Hello lovelies and welcome to my stop on the blog tour for Death before coffee, today I’ll be bringing you an exclusive excerpt, but first a little about the book:
Title: Death Before Coffee (Mike O’Shea 2) by Desmond P. Ryan
Date Published: 8th February 2019
Genre: Police Procedural
By 2:27 on a Thursday afternoon, the one-legged man from Room 8 at 147 Loxitor Avenue has been beaten to death with a lead pipe. Twenty-eight minutes later, Detective Mike O’Shea is testifying in a stuffy courtroom, unaware that, within an hour, he will be standing in an alleyway littered with beer cans and condoms while his new partner—the man who saved his life thirteen years ago—flicks bugs off of a battered corpse with a ballpoint pen. When a rogue undercover copper prematurely hauls in the prime suspect, Mike blows a fuse, resulting in an unlikely rapport developing between him and the lead homicide detective sergeant, a woman known for her stilettos and razor sharp investigative skills. At the end of his seventy-two-hour shift, three men are dead and Mike O’Shea is floating in and out of consciousness in an emergency room hallway, two women by his side.
Death Before Coffee, the second book in the Mike O’Shea Crime Fiction Series, weaves a homicide investigation through the life of an inner-city police detective intent on balancing his responsibilities as a son, brother, and newly single father with his sworn oath of duty. When faced with death, Mike is forced to make decisions that stir up old memories, compelling him to confront his demons while fighting the good fight.
You can buy your copy here:
But for the screeching of the tires as Amanda wove in and out of traffic, the car was silent again.
“Michael!” Amanda yelled. “Fucking talk to me, Michael!”
“Your son, Mike. Tell me about your son. Yeah, I know. Go fuck yourself!” Amanda yelled out the window as she narrowly escaped being T-boned by a car that had the right-of-way as she raced through yet another red light. “Where the hell is a cop when you need one? An escort would be nice about now,” she muttered to herself. Then, “Tell me about your son, Mike. What’s his name?”
“Max, zizz namez Max,” Mike slurred.
“Okay. Tell me about Max.”
“Don’t you fucking die on me, Mike! Stay with me! Max? How old is he?” Amanda was practically screaming at Mike.
“What colour is his hair?”
“His eyes. What colour are your son’s eyes, Mike!”
“How tall is he?”
“Mike! Tall. How tall is Max?”
Mike was losing consciousness fast. Amanda shoved his slumping body off her in a last-ditch attempt to find that goddamn police light that she knew must be somewhere in this car. She reached behind her but found nothing.
“How fucking tall is Max, Michael? Michael, wake up!”
With the next turn, Mike’s body fell back onto Amanda’s right side. He wasn’t answering any of her questions now.
“Holy fuck, Mike! Talk to me!!”
Amanda’s foot was as far down on the accelerator as she dared press it. With both hands on the wheel, she maneuvered the car through the streets, over sidewalks, through red lights.
“Holy fuck! How far away is this goddamned hospital? Fuck. Don’t die, Mike! You can’t die. None of us signed up for that. Don’t let those bastards win. We’re the good guys. We win. We gotta win. You gotta live. I cannot bury you. I will not bury you. I will not let them bury you. Fuck you, Mike O’Shea. Fuck you!”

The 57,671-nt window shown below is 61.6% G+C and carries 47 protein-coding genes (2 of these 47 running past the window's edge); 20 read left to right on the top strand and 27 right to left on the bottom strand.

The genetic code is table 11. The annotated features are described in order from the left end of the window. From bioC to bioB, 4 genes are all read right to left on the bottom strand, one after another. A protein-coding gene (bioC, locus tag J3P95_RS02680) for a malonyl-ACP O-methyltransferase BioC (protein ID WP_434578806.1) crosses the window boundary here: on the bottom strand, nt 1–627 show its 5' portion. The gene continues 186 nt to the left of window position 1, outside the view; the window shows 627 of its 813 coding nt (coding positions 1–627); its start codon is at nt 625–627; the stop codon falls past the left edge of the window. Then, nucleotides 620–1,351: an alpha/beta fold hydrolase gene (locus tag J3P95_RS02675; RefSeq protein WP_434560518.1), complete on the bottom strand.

Amanda could hear sirens. Lots of sirens. The road seemed to clear ahead of her. She raced through red lights, marked scout cars now blocking on-coming traffic. She was going too fast for a marked car to get in front of her as an escort, but she could see officers in the distance on foot, waving cars and pedestrians out of the way as she approached. As she got closer to the hospital, every intersection was closed so that she could get through. It was officially another emergency run.
“Don’t you die on me, mister,” Amanda whispered, releasing one hand from the steering wheel to gently rub Mike’s head, leaving the other glued to the wheel as she sped through traffic towards the hospital. “We’re all out here for you, buddy. You gotta live, okay? You gotta make it. You’re too good a cop to go out like this. Not now. Please, not now.”
The car screeched around the final corner before Amanda fishtailed into the ambulance bay. A group of scrubs surrounded the waiting gurney. The team quickly removed Mike from the car and whisked him inside, leaving Amanda alone, sitting behind the wheel of the car, shaking, tears streaming down her face.
“Don’t die, Mike. Please don’t die,” she whispered through her tears. “Every time one of us dies, a piece of each of us dies. And I’m running out of pieces.”
About Desmond P. Ryan:
For almost thirty years, Desmond P. Ryan worked as a cop in the back alleys, poorly-lit laneways, and forgotten neighbourhoods in Toronto, the city where he grew up. Murder often most unkind, assaults on a level that defied humanity, and sexual violations intended to demean, shame, and haunt the victims were all in a day’s work. Days, evenings, midnights–all the same. Crime knows no time.
Whether as a beat cop or a plainclothes detective, Desmond dealt with good people who did bad things and bad people who followed their instincts. And now, as a retired detective, he writes crime fiction.
Real Detective. Real Crime. Fiction.